I have discovered a wonderful website resource for everyone involved with autism: the Virginia Commonwealth University Autism Center for Excellence: www.vcuautismcenter.org. I attended a recent Zoom meeting during which the Center’s Technical Assistance Coordinator, Dr. Staci Carr, provided a tour of the Center’s website offerings.
Although it is common for autism parents to be so consumed with daily challenges that they don’t have time to explore autism books and websites, we autism grandparents often do have time for that. And such research is something that we can contribute to our grandchildren’s families.
My five-year-old granddaughter still has trouble washing her hands correctly and thoroughly. Among the 34 “How To” videos on the Center’s website is one entitled, “Teaching Handwashing.” Other How To videos include “Asking for Help,” “Saying No,” “Transitioning,” and “Visual Supports” – all of which are relevant to my granddaughter.
The Center’s website offers twice-monthly, Zoom “Lunch and Learn” sessions. A forthcoming session is likely relevant to all autism family members: “Understanding Autism as an Information Processing Disorder.”
(And by the way, everything offered on the Center’s website is free. And there are no sales pitches.)
The Center offers a lot of online courses – many geared especially for educators, but some specifically for families. One that I recommend for grandparents is entitled “The Parent Playbook.” It’s a self-paced course that provides an extremely comprehensive introduction to autism.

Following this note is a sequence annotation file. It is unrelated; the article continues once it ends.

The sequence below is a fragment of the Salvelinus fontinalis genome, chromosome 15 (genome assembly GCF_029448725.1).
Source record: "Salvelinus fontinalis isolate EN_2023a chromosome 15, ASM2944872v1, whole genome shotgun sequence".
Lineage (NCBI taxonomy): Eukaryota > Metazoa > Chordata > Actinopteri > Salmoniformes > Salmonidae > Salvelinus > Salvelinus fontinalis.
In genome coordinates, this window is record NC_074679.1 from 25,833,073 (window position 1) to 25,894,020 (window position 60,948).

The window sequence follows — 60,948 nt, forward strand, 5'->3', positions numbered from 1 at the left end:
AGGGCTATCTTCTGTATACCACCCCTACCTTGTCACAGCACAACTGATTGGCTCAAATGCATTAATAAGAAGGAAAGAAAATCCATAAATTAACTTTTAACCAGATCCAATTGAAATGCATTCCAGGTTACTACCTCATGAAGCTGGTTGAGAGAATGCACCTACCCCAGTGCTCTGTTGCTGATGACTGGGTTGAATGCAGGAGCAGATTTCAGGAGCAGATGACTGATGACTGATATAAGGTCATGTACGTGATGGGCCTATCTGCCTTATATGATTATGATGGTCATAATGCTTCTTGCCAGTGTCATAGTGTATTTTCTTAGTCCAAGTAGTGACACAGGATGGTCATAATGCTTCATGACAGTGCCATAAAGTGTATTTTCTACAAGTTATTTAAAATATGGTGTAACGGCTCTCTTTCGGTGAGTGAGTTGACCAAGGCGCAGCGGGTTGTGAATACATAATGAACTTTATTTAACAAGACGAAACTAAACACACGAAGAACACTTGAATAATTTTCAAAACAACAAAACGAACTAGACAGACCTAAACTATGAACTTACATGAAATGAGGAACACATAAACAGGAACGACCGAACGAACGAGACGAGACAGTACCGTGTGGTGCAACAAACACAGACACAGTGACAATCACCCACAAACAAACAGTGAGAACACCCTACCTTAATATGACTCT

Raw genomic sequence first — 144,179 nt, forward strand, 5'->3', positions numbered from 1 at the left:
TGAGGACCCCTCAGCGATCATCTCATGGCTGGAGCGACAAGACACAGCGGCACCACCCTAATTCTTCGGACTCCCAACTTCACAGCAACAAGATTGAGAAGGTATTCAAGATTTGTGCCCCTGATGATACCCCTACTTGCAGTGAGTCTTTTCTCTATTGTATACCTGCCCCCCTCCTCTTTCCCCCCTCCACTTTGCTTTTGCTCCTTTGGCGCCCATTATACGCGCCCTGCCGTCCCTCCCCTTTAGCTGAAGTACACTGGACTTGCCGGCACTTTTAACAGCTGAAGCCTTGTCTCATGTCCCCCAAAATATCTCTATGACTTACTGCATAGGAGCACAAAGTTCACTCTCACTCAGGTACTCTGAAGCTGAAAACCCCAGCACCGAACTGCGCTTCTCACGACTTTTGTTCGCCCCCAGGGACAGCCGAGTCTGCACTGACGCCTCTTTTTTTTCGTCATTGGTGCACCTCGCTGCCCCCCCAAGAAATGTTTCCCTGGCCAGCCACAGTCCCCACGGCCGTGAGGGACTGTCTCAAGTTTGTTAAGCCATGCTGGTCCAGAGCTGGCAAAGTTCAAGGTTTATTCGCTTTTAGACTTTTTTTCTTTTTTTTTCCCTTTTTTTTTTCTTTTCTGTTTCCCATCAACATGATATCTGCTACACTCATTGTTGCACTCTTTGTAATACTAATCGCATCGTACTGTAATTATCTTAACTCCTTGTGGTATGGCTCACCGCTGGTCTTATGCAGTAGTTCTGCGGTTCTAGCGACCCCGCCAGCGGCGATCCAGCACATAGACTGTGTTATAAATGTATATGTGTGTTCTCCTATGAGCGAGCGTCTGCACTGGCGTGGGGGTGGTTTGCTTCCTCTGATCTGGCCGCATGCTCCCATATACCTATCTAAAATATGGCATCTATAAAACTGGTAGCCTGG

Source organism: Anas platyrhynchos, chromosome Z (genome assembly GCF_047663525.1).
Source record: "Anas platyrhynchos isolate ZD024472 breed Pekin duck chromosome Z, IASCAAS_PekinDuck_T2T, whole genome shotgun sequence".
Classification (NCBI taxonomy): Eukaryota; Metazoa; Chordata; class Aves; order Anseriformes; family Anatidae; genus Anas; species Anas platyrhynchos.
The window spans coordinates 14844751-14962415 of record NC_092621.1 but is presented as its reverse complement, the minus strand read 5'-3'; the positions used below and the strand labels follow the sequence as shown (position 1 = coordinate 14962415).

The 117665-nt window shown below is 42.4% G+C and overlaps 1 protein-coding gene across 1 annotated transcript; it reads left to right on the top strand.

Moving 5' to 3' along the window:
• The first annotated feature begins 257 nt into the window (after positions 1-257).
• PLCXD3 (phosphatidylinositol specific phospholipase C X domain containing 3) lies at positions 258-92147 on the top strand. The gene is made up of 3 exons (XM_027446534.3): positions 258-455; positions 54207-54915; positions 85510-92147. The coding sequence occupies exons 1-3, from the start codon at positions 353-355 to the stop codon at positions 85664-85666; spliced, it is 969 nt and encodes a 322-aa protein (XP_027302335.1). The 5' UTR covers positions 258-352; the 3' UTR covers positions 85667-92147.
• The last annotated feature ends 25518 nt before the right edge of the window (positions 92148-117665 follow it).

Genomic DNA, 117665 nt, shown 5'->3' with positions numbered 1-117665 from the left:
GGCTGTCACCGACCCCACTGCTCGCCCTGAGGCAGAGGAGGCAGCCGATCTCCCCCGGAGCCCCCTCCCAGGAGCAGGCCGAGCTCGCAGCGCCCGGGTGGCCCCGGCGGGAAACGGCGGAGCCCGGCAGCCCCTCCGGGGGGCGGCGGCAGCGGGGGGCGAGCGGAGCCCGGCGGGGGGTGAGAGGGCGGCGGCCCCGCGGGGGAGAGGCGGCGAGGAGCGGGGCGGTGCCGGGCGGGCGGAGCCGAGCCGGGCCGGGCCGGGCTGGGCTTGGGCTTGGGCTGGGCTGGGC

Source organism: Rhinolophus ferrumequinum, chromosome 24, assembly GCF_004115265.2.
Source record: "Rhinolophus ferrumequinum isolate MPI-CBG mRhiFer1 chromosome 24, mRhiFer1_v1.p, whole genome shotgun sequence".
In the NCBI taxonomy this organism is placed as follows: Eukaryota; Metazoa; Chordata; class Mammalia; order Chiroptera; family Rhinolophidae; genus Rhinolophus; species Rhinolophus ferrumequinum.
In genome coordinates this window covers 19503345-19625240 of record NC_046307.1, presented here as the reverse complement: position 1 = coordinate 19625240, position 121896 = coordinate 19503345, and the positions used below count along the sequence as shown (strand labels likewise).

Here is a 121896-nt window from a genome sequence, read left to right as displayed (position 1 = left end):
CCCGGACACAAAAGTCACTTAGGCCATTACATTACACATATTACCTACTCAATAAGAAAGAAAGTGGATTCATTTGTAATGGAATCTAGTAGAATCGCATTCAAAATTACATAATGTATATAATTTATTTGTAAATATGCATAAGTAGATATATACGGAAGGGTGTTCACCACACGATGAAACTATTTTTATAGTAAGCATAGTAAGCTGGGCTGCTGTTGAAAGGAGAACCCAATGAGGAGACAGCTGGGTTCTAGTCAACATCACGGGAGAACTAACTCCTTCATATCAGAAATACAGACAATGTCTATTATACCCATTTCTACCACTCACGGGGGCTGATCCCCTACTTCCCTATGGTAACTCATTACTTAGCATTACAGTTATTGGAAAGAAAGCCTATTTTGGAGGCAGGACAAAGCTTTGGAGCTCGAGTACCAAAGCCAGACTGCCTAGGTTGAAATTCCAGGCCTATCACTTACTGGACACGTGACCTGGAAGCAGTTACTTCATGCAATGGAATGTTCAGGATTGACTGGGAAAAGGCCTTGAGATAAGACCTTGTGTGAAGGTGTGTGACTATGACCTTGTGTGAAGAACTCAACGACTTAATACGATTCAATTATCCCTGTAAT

The Center also offers online seminars – all presented by experts. Two that caught my eye are entitled, “Autism Spectrum Disorder and Employment,” and “Communication.”
And there are webcasts. One that all of us autism grandparents should view is entitled, “Introduction to the Hidden Curriculum.” It addresses many of the social skills that are not taught as part of the formal curriculum in schools: taking turns in play, understanding body language, etc.
And finally, in the Research section of the website are scholarly articles by noted experts, such as “Teaching teamwork to adolescents with autism: the cooperative use of activity schedules,” by Write, Hoffman, Hoch, and Taylor.
Dr. Staci Carr, with nearly 30 years experience working with autism, is one of 28 professional staff members listed and described on the website. (And she responds to e-mails!)
I suspect that all autism grandparents will find information of personal benefit on the website of Virginia Commonwealth University’s Autism Center for Excellence: www.vcuautismcenter.org.